The European Commission on Monday approved Swiss company Syngenta's genetically modified (GMO) maize type MIR604, a move that could enable the resumption of imports of soymeal and soybeans for animal feed.
Imports of soybean and soymeal from the United States for animal feed have been at a standstill since this summer, when more than 200,000 tonnes were refused entry because they contained traces of unapproved GMOs.
The 27-country European Union has a zero-tolerance policy on unauthorised GMOs. Approvals have been slow due to public safety concerns and have become a point of diplomatic tension.
The Commission, the EU executive, said in a statement that it had authorised the Syngenta maize type for food and feed uses and imports and processing.
MIR604 maize received a positive safety assessment from the European Food Safety Authority and underwent the full authorisation procedure set up in the EU legislation, it said.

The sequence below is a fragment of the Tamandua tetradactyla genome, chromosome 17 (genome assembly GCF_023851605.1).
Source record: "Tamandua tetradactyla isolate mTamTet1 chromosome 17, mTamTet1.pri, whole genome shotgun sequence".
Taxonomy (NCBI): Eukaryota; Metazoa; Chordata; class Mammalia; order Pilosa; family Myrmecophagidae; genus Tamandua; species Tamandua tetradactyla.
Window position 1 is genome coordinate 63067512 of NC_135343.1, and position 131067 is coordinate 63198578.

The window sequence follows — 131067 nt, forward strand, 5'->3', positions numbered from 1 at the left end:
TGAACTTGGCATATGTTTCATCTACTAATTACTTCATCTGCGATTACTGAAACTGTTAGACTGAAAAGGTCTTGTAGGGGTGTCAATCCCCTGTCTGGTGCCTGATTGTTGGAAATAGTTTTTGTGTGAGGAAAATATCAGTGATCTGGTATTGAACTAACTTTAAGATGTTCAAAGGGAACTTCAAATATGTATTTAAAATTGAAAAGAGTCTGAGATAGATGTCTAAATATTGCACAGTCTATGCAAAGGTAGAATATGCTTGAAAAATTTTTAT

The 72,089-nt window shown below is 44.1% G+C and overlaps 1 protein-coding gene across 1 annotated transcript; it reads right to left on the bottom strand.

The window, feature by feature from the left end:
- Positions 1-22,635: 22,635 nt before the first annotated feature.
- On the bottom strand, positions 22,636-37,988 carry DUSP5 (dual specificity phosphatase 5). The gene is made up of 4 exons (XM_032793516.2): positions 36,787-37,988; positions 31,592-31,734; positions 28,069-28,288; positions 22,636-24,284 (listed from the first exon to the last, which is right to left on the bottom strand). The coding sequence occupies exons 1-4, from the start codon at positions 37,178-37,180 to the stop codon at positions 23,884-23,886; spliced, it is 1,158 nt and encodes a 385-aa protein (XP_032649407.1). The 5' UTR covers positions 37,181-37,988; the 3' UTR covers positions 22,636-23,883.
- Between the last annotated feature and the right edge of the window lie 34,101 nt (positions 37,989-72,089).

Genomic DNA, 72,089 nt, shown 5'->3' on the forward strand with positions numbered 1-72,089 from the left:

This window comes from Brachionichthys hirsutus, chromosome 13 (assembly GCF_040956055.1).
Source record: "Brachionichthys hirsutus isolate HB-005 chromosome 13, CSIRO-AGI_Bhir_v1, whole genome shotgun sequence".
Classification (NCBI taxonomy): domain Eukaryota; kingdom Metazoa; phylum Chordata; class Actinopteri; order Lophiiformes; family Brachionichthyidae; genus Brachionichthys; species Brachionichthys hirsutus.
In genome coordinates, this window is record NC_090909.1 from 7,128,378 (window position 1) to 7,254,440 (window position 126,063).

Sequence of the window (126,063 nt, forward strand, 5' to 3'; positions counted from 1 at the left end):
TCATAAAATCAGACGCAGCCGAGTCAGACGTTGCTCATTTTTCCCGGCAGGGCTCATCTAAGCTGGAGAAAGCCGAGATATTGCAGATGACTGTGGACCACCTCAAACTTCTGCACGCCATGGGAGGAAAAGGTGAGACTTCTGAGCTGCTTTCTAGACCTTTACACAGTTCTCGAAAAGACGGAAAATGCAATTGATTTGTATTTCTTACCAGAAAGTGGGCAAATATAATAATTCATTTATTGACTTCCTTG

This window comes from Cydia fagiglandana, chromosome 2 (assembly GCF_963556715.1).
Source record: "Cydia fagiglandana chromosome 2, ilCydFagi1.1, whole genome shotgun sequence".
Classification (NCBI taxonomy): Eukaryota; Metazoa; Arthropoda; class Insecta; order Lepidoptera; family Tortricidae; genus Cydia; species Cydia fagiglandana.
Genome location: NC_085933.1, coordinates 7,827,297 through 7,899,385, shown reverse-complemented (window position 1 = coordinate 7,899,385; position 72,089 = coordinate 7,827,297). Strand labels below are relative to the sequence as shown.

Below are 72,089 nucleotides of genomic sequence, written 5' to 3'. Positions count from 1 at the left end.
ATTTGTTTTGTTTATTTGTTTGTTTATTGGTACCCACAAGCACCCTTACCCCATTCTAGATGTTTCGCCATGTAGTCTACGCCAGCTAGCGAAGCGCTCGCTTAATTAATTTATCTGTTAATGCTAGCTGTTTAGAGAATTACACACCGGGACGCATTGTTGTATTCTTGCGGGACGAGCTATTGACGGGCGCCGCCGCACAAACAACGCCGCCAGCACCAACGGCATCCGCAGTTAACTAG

The clearance should ease short-term concerns over the supply of affordable vegetable proteins used by livestock farms, said Alexander Doering, secretary general of European feed manufacturers' association Fefac.
We expect imports to resume now. Basically from now on, imports from North America such as soybean products and also maize products will be considered legal in EU territory, Doering said.
However, he said the EU's zero-tolerance policy still created legal uncertainty.
We could face new problems ... if there are new traces of unauthorised GMOs in imports, he said. (Reporting by Bate Felix and Pete Harrision, editing by Dale Hudson)